CEQ pick grilled for comments on global warming ‘paganism’

Source: Niina Heikkinen, E&E News reporter • Posted: Monday, November 13, 2017

Senate Democrats peppered President Trump’s nominee for a top White House environmental job with questions about some of her most polarizing statements on climate change.

Kathleen Hartnett White, Trump’s pick to lead the White House Council on Environmental Quality, testified before the Senate Environment and Public Works Committee along with Andrew Wheeler, a former coal lobbyist and the nominee to be U.S. EPA’s deputy administrator. Both responded to pointed questions on their backgrounds, but it was the CEQ nominee who faced the most criticism over her climate views.

Hartnett White has not shied away from diverging from mainstream climate science, describing carbon dioxide as a “harmless and completely natural gas” and as the “gas that makes life possible on this Earth.” The senior fellow at the Texas Public Policy Foundation stood by those comments during the hearing, saying that she had “many questions” that remain unanswered.

“It’s likely that CO2 emissions from human activity has some influence on the climate,” she said. “CO2 in the atmosphere has none of the characteristics of a pollutant that contaminates and fouls and has a direct impact on human health as an atmospheric gas.”

Hartnett White said she agreed that the climate was getting warmer but disputed that carbon dioxide levels had increased significantly. She clarified that she did not disagree with the science backing EPA’s endangerment finding that greenhouse gases were harmful to human health and welfare. Her problem with the finding, which provides the basis for EPA’s climate regulations, was that the determination was based on an “over-expansive reading” of what could be classified as an air pollutant under the Clean Air Act.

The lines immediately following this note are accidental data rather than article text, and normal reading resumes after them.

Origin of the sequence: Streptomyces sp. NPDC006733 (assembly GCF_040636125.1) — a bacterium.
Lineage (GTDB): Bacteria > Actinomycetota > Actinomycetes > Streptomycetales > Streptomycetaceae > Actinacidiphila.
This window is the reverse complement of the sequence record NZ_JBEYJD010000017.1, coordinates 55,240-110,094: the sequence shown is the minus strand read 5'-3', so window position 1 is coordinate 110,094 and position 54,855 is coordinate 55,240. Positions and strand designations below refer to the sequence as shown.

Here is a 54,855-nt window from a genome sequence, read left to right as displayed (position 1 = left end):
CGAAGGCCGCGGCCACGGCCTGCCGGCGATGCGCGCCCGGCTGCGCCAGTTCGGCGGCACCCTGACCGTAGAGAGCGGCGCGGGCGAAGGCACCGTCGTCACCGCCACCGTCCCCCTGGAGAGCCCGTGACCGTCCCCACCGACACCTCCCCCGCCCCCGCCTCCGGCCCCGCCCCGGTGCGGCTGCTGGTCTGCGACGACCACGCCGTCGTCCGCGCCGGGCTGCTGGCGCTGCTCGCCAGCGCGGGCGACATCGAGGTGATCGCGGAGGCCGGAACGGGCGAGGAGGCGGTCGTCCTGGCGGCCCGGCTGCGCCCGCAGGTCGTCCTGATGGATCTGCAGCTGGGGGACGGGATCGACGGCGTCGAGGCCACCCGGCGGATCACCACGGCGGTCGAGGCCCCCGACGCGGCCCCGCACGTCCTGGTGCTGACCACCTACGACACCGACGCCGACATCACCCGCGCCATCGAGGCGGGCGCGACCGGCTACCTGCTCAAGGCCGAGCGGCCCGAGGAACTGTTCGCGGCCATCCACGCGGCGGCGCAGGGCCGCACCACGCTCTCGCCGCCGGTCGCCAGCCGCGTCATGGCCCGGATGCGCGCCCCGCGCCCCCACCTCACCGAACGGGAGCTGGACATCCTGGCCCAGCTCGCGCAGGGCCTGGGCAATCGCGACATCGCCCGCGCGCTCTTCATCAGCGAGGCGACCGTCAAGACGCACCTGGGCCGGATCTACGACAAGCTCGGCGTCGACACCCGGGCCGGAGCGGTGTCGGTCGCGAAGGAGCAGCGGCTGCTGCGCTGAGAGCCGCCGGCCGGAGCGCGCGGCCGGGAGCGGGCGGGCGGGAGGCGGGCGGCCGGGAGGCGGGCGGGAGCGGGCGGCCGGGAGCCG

The nominee did try to distance herself somewhat from some of her more inflammatory comments in the past.

Democrats dove into Hartnett White’s past comments on climate change, slamming her for comparing believers in human-driven climate change to pagans, communists and totalitarians.

“When you say that, do you believe Oregon’s farmers who are concerned about the three worst-ever droughts with the impact of climate changes are Marxists, or totalitarians or paganists?” asked Sen. Jeff Merkley (D-Ore.).

Hartnett White said the comments had been taken out of context. Later, when pressed further, the nominee said some of what she said in the past may be inaccurate.

“I think I submitted 100 pages of commentaries. … In that entire corpus, there may be some mistakes,” she said.

The comments on climate change and paganism appear to come, at least in one instance, from an August 2016 interview on the conservative talk radio show “The Right Perspective.”

She said then, “There’s a real dark side of the kind of paganism, this secular, elite religion, now evidently being global warming.”

She went on to say that former United Nations climate chief Christiana Figueres had been openly promoting communism.

“[Figueres] uses China as some sort of good example as the way we can avert global warming. And on another occasion she said for the first time we have a clear opportunity using climate policy, climate plans, to undermine the system of economic growth and industrialization that began a couple hundred centuries ago,” she said.

Hedging on climate report

Senate Democrats also asked how closely the nominees would follow guidance from scientists.

They pointed to the latest draft of the National Climate Assessment, which reaffirms that human activity is the driving force behind rising global temperatures, as evidence of strong consensus on climate change within the federal government.

The nominees hedged on giving credence to the report’s findings. Wheeler noted that, while he didn’t reject the report’s conclusions, it was still up for notice and comment. Hartnett White pushed back on the Democrats’ description of the draft as being a Trump administration assessment.

“I view this report as the product of the past administration, not of this president,” she said.

Wheeler also repeated a line often repeated by administration officials on climate change.

“I believe that man has impact on the climate, but what is not completely understood is what the impact is,” Wheeler said.